The East Coast of Lewis and Harris (ECLH) model is an implementation of the Finite Volume Community Ocean Model (FVCOM) and has a domain covering the whole of the Outer Hebrides, Skye and the Small Isles, and the north-west coast of Scotland. The model grid is unstructured with the highest horizontal resolution along most of the east coast of Lewis, where the node spacing is as small as 40 m but more typically 100 – 200 m. In the east of the domain, the north-west coast of Scotland, the node spacing is typically around 500 m. At the open boundary, the node spacing is approximately 3 km. The water column is resolved by 10 terrain following sigma layers, each representing 10% of the water column.
Variables include current velocities, water elevations, temperature and salinity, bed stress magnitude and various turbulence parameters (stored in netCDF format).
The data are from a single climatological year representing an average of the years 1990-2014.
Data and Resources
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POLYGON ((-4.85595703125 58.63800714475, -5.0537109375 59.17135402725, -6.767578125 59.069860362417, -8.67919921875 58.385518069596, -8.4814453125 56.578775474047, -7.66845703125 55.78390982777, -6.2841796875 56.299396132371, -5.99853515625 56.747828627914, -5.8447265625 57.440145742526, -5.2734375 58.049908552505))
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2016-06-06 to 2018-02-03
English (United Kingdom)
UK Open Government Licence (OGL)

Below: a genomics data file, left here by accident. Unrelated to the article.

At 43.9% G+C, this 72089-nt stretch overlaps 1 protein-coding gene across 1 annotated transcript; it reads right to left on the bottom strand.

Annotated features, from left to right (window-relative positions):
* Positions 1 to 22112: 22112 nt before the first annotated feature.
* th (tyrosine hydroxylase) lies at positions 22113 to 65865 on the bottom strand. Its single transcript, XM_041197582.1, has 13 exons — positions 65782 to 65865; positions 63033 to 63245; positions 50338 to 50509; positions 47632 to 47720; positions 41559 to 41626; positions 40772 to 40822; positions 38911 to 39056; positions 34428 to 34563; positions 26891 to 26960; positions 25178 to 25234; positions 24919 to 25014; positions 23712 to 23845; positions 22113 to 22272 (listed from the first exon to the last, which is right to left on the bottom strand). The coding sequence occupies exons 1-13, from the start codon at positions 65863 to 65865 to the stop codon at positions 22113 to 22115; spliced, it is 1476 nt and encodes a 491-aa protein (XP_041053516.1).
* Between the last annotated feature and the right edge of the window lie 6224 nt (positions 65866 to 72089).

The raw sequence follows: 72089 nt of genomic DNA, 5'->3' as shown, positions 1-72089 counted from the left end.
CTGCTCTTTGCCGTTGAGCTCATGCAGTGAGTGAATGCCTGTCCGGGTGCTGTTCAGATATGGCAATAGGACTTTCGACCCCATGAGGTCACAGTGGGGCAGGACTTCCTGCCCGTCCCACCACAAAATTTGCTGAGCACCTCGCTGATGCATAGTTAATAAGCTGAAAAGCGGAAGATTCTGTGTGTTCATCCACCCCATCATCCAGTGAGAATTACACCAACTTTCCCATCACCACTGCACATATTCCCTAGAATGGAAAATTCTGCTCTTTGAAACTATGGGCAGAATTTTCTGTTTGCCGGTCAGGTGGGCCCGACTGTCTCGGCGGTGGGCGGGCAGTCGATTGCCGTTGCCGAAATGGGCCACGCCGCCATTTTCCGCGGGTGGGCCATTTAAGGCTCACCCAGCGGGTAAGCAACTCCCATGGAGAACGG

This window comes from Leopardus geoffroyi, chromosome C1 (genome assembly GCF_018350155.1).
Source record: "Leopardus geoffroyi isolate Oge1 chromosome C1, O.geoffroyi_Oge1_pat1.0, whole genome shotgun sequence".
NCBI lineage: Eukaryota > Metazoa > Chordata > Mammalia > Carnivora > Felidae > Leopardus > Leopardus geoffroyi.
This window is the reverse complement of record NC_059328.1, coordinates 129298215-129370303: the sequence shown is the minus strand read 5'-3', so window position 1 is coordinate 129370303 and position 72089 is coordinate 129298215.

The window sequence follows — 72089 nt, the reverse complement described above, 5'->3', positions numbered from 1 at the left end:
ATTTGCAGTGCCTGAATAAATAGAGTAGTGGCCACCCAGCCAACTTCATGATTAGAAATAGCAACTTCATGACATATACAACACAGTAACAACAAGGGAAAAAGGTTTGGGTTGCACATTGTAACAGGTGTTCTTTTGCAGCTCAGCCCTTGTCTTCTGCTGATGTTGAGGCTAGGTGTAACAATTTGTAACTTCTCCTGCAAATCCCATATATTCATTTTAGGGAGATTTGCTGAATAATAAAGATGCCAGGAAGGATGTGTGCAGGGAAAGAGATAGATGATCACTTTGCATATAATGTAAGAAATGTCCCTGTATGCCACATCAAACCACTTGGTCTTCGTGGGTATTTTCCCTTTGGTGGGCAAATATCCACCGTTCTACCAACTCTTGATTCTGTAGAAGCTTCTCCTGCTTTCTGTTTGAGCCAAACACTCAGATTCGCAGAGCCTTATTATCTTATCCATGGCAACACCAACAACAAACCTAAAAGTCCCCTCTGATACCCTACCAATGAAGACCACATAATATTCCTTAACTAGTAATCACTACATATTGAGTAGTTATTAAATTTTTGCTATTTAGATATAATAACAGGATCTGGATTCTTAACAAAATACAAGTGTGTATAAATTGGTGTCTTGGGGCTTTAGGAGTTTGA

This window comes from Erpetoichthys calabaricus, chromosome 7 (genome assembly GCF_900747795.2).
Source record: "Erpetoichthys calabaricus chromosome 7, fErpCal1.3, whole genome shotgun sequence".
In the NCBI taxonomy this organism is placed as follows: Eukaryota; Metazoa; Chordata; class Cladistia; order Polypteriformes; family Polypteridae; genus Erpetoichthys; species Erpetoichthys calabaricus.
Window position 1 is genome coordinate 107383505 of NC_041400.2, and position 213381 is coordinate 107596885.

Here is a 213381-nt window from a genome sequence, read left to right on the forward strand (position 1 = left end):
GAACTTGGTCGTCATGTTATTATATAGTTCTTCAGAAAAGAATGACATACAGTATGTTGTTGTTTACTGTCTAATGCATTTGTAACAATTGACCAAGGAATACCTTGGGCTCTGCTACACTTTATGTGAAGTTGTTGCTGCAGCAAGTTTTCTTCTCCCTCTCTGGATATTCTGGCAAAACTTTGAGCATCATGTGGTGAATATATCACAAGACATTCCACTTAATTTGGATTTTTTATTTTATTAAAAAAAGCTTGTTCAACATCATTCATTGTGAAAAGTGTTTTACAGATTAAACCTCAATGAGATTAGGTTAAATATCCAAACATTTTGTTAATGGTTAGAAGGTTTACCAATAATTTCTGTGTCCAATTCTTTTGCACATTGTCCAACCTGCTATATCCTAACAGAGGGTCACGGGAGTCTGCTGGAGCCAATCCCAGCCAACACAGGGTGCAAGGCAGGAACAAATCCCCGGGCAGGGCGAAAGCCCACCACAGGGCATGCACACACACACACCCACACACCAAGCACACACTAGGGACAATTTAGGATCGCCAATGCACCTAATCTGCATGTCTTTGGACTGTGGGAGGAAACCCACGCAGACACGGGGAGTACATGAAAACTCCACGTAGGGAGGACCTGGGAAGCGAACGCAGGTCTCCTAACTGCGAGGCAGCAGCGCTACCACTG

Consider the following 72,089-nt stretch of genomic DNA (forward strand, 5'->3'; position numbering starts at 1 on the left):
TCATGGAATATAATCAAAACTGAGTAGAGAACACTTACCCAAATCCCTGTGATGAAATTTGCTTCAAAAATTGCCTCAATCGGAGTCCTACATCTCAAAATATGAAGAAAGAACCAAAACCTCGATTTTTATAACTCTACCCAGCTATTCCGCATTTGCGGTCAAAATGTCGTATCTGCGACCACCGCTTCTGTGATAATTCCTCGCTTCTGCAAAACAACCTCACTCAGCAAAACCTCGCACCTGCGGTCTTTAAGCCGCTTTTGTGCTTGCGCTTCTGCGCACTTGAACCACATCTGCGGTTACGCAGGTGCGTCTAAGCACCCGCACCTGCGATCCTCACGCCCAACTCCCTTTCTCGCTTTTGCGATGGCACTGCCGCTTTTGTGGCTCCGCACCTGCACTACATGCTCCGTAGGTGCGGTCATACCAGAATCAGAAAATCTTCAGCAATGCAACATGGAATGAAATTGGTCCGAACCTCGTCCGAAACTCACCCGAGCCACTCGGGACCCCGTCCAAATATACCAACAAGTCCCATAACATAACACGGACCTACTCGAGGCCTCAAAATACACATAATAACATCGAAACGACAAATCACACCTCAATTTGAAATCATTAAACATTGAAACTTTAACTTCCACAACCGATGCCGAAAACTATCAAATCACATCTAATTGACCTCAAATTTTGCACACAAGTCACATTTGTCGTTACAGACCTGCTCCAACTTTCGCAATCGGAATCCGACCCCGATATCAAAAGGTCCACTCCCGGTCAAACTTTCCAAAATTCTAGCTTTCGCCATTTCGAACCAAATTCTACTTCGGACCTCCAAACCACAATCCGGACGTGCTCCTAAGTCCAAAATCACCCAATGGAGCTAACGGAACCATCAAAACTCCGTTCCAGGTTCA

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The SSM is an implementation of the Finite Volume Community Ocean Model (FVCOM). FVCOM was developed by the University of Massachusetts-Dartmouth, USA, by Chen et al. (2003) and is still actively being developed.
The ECLH 1.02 is a full year climatological run, which represents average conditions with a 1993 tidal component. The model is nested within the wider SSM and forced by the wider SSM.
The model forcing is made up of the following:
Boundary conditions: Wider SSM climatology version 2.01 (De Dominicis et al. 2017, De Dominicis et al. 2018)
For a full description of the original development of the ECLH model see Price et al (2016). Although note that the model climatological model forcing is as described above.
Bell, V. A., Kay, A. L., Jones, R. G., & Moore, R. J. (2007). Development of a high resolution grid-based river flow model for use with regional climate model output. Hydrology and Earth System Sciences, 11(1), 532–549. https://doi.org/10.5194/hess-11-532-2007
Cole, S. J., & Moore, R. J. (2009). Distributed hydrological modelling using weather radar in gauged and ungauged basins. Advances in Water Resources, 32(7), 1107–1120. https://doi.org/https://doi.org/10.1016/j.advwatres.2009.01.006
De Dominicis, M., O’Hara Murray, R., Wolf, J., & Gallego, A. (2018). The Scottish Shelf Model 1990 – 2014 climatology version 2.01. https://doi.org/10.7489/12037-1
De Dominicis, M., O’Hara Murray, R., & Wolf, J. (2017). Multi-scale ocean response to a large tidal stream turbine. Renewable Energy, 114, 1160–1179. https://doi.org/10.1016/j.renene.2017.07.058
Dee, D. P., Uppala, S. M., Simmons, A. J., Berrisford, P., Poli, P., Kobayashi, S., Andrae, U., Balmaseda, M. A., Balsamo, G., Bauer, P., Bechtold, P., Beljaars, A. C. M., van de Berg, L., Bidlot, J., Bormann, N., Delsol, C., Dragani, R., Fuentes, M., Geer, A. J., … Vitart, F. (2011). The ERA-Interim reanalysis: configuration and performance of the data assimilation system. Quarterly Journal of the Royal Meteorological Society, 137(656), 553–597. https://doi.org/10.1002/qj.828
Price, D., Stuiver, C., Johnson, H., Gallego, A., & Murray, R. O. H. (2016). The Scottish Shelf Model. Part 4 : East Coast of Lewis and Harris Sub-Domain. Scottish Marine and Freshwater Science, 7(6). https://doi.org/10.7489/1695-1
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Marine Scotland Science Oceanography
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